[2] https://en.wikipedia.org/wiki/History_of_tuberculosis#/media...

[3] https://slatestarcodex.com/blog_images/cancer_types.jpg

[4] https://www.popsci.com/scitech/article/2004-08/healthy-glow-...

[5] https://www.cancer.gov/about-cancer/causes-prevention/risk/r...

The usual strategy is to control for smoking. If nuclear test rate correlates with lung cancer rate, but does not correlate with non-smoker lung cancer rate, nuclear test is not causing lung cancer.

Epidemiology is a field of study about how to do this right. One of the great achievement of humanity in the 20th century was advance of epidemiology.

But here you go:

>"the lung cancer mortality rate has risen substantially between 1914 and 1968 among persons who never smoked cigarettes. For white males the relative increase for ages 35--84 years has been about 15-fold; the relative increase for ages 65--84 years has been about 30-fold." https://www.ncbi.nlm.nih.gov/pubmed/285289

Yup, epidemiology of non-smoker lung cancer is an active area of research. (Epidemiology of smoker lung cancer is not; it's very well established.) I haven't seen this old article, but it sounds perfectly right; the quoted result is probably due to diagnostic criteria.

Lung cancer in never smokers (2009) https://www.ncbi.nlm.nih.gov/pmc/articles/PMC3170525/ shows the field in confusion. Radon, indoor air pollution, second-hand smoking are named as possible sources, but it's still not satisfactory.

That's interesting -- doesn't seem to have a graph, but states a significant increase between 1914 and 1967 in nonsmokers. There doesn't appear to be any control for secondhand smoke, however, which could also be a significant factor over that time period.

Sure, another thing to consider is fallout incorporated into tobacco and then smoked...

But do you see why I didn't care if a correlation existed? There are a bunch of ways to explain such a correlation. That line of reasoning was based on the affirming the consequent fallacy[1]:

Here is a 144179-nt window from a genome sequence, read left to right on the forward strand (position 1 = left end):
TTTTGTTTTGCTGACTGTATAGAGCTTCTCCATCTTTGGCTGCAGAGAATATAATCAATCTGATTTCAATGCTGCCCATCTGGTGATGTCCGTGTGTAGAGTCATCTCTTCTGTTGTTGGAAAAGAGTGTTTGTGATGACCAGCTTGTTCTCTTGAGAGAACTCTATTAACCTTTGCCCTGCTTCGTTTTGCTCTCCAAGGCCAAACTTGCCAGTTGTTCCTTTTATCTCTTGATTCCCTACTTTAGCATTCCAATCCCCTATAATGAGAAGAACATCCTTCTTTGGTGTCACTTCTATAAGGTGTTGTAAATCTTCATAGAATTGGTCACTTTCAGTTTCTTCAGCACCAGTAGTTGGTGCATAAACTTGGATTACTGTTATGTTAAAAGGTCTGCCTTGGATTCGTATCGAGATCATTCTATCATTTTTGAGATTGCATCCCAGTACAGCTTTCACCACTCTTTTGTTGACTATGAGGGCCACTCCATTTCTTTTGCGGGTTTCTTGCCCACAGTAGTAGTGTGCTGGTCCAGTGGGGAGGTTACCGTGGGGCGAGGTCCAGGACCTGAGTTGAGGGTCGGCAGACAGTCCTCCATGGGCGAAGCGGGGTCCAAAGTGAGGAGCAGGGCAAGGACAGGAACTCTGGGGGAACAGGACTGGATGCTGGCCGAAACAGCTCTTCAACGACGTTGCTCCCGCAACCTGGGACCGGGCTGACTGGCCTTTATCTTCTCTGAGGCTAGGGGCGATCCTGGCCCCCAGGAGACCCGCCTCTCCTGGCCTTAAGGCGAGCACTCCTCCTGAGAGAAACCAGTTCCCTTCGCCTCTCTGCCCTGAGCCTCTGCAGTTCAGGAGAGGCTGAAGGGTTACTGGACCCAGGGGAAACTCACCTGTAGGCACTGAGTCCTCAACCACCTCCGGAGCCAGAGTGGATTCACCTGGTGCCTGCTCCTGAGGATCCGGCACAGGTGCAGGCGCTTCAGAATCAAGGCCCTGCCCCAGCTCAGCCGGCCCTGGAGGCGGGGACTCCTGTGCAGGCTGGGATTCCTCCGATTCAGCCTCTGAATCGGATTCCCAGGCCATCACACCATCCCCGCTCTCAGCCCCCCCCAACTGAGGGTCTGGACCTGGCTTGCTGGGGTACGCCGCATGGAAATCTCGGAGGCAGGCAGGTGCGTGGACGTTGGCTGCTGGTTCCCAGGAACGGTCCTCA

H: Nuclear tests are a significant factor in lung cancer rate 

  O: We should still see a correlation between lung cancer incidence and nuclear test frequency [in non-smokers]
We can't conclude "O is true, therefore H" (since there are a million potential reasons for O besides H), so we don't learn anything from it. Now if O had been some very specific prediction unlikely to arise from other hypotheses, I would care.

In terms of Bayes' Rule, I only care if p( O|H[0] ) dominates all the other possibilities (H[1:n]) in the denominator. The mere existence of a positive correlation isn't specific enough for me to care:

  p( H[0]|O ) = p( H[0] )*p( O|H[0] )/sum( p( H[0:n] )*p( O|H[0:n] ) )
[1] https://en.wikipedia.org/wiki/Affirming_the_consequent

Yes, epidemiology is not deductive, and in the end it depends on whether observation is "specific enough" for you st unlikely to arise from other hypotheses, which in turn depends on your prior, which is informed by laboratory results in addition to field results. Epidemiology is a truly fascinating subject.

> "epidemiology is not deductive"